Study: Eating Almonds Daily Boosts Recovery From Strenuous Exercise

Analysis shows 4-week daily dietary supplementation with the nuts increases the level of beneficial 12,13-DiHOME after physical activity.

Individuals who ate 57 g of almonds a day for 1 month had more of the beneficial fat, 12,13-dihydroxy-9Z-octadecenoic acid (12,13-DiHOME), in their blood immediately after a session of intense exercise compared with the control individuals, according to the results of a study published in Frontiers in Nutrition.

12,13-DiHOME is an oxidized fat (oxylipin) that is synthetized from linoleic acid by brown fat tissue, which has a beneficial effect on metabolic health and energy regulation.

“Here we show that volunteers who consumed 57 g of almonds daily for 1 month before a single ‘weekend warrior’ exercise bout had more beneficial 12,13-DiHOME in their blood immediately after exercising than control volunteers. They also reported feeling less fatigue and tension, better leg-back strength, and decreased muscle damage after exercise than control volunteers,” David Nieman, DrPH, FACSM, a professor and director of the Appalachian State University Human Performance Laboratory at the North Carolina Research Campus, said in a statement.

Investigators included 38 men and 26 women between aged 30 and 65 years old who did not participate in regular weight training. About half were randomized to the almond diet group, and the others were used as the control group, who ate a calorie-matched cereal bar daily.

Investigators took blood and urine samples before and after the 4-week period of dietary supplementation. The performance measures included a bench press, leg-back strength exercises, 50-meter shuttle run test, 30-second Wingate anaerobic test, and vertical jump.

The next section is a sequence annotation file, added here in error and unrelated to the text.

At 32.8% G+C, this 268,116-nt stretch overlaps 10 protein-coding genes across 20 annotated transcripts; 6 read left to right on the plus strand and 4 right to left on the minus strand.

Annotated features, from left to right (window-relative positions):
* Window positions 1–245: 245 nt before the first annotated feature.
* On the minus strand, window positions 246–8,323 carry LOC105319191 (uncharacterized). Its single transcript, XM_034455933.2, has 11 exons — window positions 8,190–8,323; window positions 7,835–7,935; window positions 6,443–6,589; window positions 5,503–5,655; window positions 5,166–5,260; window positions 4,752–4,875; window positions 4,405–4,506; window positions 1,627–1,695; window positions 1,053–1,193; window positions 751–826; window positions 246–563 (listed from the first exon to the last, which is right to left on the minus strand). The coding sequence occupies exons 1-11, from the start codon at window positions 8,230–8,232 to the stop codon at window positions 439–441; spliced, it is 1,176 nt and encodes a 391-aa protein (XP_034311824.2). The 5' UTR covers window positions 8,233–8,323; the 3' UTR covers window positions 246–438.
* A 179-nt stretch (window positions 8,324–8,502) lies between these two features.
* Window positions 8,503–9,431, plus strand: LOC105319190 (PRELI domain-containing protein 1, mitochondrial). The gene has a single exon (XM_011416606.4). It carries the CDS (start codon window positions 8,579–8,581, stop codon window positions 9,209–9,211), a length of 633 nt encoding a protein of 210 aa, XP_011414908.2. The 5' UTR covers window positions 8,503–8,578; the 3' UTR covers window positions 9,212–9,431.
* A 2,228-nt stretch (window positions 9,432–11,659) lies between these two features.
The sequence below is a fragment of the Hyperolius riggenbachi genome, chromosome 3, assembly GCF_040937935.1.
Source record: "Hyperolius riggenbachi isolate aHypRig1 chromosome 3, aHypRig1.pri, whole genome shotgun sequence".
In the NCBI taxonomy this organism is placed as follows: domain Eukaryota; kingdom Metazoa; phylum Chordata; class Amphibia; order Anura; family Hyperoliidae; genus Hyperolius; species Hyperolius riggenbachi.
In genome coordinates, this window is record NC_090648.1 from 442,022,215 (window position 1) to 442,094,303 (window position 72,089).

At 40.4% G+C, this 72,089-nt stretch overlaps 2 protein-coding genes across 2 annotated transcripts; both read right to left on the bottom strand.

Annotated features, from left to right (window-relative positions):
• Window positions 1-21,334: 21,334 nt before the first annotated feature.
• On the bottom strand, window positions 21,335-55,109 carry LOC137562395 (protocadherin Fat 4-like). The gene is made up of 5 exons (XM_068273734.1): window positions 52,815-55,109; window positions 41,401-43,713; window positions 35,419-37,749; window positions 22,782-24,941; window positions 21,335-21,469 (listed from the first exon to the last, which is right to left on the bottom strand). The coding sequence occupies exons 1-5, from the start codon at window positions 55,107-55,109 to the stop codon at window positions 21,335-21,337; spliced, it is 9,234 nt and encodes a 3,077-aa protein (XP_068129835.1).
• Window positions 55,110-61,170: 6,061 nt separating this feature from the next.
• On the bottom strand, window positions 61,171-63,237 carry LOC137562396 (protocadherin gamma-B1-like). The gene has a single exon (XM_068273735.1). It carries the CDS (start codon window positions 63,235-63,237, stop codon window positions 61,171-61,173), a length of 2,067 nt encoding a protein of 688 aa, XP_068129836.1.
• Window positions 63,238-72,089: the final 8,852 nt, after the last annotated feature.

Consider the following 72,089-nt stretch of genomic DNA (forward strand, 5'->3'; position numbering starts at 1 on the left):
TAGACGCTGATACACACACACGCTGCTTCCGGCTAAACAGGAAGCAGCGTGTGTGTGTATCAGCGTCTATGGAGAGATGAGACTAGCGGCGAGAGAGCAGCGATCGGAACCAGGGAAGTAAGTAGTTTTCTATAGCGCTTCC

Investigators took additional blood and urine samples immediately after the 90-minute session of exercising, as well as daily for 5 days after.

After investigators drew blood, individuals would fill out the Profile of Mood States (POMS) questionnaire to measure their mental state, and rate their delayed onset muscle soreness, including pain and stiffness after exercise, on a 10-interval scale.

Investigators reported that the 90-minute exercise led to an increase in the individuals’ self-reported feeling of muscle damage and soreness and an increase in the POMS score, indicating self-reported decrease in vigor and increase in anxiety, depression, and fatigue.

Furthermore, the concentration of 12,13-DiHOME was 69% higher in the blood plasma of individuals in the almond group than those in the control group. 12,13-DiHOME is also known to increase the transport of fatty acid and uptake by skeletal muscle, which helps stimulate metabolic recovery after exercising. Another pattern was found for a mildly toxic oxylipin, 10-Dihydroxy-12-octadecenoic acid, which was 40% higher immediately after exercise in the blood of the control group than in the almond group.

9,10-diHOME has been shown to have negative effects on overall health and the body’s recovery to exercise.

“We conclude that almonds provide a unique and complex nutrient and polyphenol mixture that may support metabolic recovery from stressful levels of exercise. Almonds have high amounts of protein, healthy types of fats, vitamin E, minerals, and fiber, and the brown skin of almonds contains polyphenols that end up in the large intestine and help control inflammation and oxidative stress,” Nieman said.

Investigators concluded that the daily consumption of almonds leads to a change in metabolism, which can downregulate inflammation and oxidative stress from exercise and enable the body to recover faster.

Reference

Eating almonds daily boosts exercise recovery molecule by 69% among ‘weekend warriors.’ EurekAlert. News release. January 9, 2023. Accessed January 10, 2023. https://www.eurekalert.org/news-releases/975860

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